Radio drama in Japan
From Wikipedia, the free encyclopedia
|This article does not cite any references or sources.|
Please help improve this article by adding citations to reliable sources. Unsourced material may be challenged and removed. (March 2008)
In Japan, the history of radio drama is started with the first radio broadcast in 1925. Some consider the first radio drama in Japan to be "Kirihitoha (桐一葉, The Falling Paulownia Leaf)" which was a radio broadcast of a stage play. Others consider the Japanese translation of Richard Hughes's "Danger" or Tankō no Naka (炭坑の中, Down the coal) to be the first true radio drama to be broadcast in Japan. The Japanese public broadcaster, NHK, also had a special radio drama theatrical company that is the origin of the seiyū phenomenon in Japan that continues to this day.
In the 1950s, authors like Shinichiro Nakamura (中村真一郎), Kiyoteru Hanada (花田清輝), and others who belonged to the "junbun gaku (純文学, "pure literature movement") penned many experimental radio dramas. These radio dramas caught the attention of various Eastern European countries, and as a result, these works were translated and rebroadcast. As with most countries, radio drama broadcasts have become less common after the advent of television.
In Japan today, it is common for popular television dramas, "Light novels", manga series, anime series or video games to have main plot lines, plot continuations, sequels or small side stories released in the form of audio dramas.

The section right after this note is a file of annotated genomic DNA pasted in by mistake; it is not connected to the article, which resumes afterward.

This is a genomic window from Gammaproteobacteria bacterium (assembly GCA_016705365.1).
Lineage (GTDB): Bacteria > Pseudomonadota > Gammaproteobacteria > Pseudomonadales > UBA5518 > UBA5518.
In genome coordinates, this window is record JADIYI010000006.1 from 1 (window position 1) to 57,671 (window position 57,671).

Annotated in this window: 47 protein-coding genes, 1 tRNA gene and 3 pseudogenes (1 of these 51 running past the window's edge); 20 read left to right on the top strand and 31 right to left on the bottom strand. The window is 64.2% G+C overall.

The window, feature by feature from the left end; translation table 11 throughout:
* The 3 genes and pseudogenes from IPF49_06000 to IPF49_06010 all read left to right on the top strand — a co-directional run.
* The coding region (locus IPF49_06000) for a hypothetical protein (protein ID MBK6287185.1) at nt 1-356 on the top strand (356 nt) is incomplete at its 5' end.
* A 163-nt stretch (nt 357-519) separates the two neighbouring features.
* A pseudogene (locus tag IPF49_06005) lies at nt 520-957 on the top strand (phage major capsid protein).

These audio dramas are alternatively called drama CDs (ドラマCD), radio dramas (ラジオドラマ), or sound dramas (サウンドドラマ).
Today they are released on Compact Disc, however in the past they were released on vinyl and audio cassette.) Before the advent of videocassette recorders, drama recordings were the only way to revisit an animated television series. Recordings often featured recapitulations of plotlines along with theme songs from anime series. This is still employed by current audio dramas, for example the first Sailor Moon audio drama CD has the characters getting into a shiritori battle with Zoisite featuring the names of minor characters and place settings. 
Audio drama plotlines may also be re-used in other media. An example of this are audio dramas like Benitokage from Sakura Taisen which was later produced as a stage show; then used as a basis for an episode in direct-to-video anime release. Another example would be how the audio drama Getter Robo : The Moon Wars was used as the starting point for the OVA series Change!! Getter Robo: The Last Day of the World
Most modern audio dramas consist of either side stories or parody stories, though an audio drama may be both. Side stories are usually extensions of main plotlines such as plotlines that were featured in manga that have not appearead in an anime. Parody stories feature characters getting in to humorous predicaments or scenes that may be too risqué for television. For example, one Sailor Moon audio drama featured a scene where Haruka Tenoh filled in at a gay bar.
Recent trends in merchandising anime shows have had audio dramas come out as pretexts for the development of anime series and can substantially precede the appearance of an anime version. Sometimes they are released before an animated version of an anime series in order to introduce fans to the characters and Seiyū. (An example of this was the manga series Angel Sanctuary which had a drama CD come out well before its direct-to-video anime release.)